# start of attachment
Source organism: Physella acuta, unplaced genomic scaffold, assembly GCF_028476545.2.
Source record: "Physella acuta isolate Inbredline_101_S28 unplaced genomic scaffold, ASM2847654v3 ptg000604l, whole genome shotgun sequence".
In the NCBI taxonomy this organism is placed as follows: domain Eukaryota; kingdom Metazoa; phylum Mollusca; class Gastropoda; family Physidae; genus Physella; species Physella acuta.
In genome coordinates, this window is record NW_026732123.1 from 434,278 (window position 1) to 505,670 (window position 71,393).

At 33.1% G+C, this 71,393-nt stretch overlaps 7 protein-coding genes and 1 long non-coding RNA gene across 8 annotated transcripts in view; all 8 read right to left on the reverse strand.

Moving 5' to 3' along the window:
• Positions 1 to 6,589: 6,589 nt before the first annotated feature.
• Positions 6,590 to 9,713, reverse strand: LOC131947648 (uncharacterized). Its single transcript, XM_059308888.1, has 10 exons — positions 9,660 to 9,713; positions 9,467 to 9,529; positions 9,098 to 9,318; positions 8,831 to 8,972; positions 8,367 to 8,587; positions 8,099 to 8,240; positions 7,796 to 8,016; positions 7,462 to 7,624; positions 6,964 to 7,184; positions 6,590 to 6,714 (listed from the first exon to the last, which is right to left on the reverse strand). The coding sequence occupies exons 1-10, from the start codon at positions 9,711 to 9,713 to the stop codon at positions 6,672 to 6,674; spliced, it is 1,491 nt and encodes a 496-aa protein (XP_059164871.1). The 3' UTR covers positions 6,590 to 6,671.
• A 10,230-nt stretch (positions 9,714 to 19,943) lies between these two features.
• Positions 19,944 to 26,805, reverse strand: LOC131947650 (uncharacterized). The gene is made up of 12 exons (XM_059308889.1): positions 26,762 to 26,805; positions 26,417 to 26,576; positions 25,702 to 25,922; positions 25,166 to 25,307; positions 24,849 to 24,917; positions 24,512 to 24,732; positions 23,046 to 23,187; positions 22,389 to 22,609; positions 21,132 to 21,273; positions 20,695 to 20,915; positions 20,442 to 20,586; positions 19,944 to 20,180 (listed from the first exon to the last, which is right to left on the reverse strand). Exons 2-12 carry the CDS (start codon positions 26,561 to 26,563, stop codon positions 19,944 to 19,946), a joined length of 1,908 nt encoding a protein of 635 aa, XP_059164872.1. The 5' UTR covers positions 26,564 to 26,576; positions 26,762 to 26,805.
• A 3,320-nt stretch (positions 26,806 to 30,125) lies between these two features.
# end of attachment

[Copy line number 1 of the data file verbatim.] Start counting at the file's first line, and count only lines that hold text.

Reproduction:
Source organism: Physella acuta, unplaced genomic scaffold, assembly GCF_028476545.2.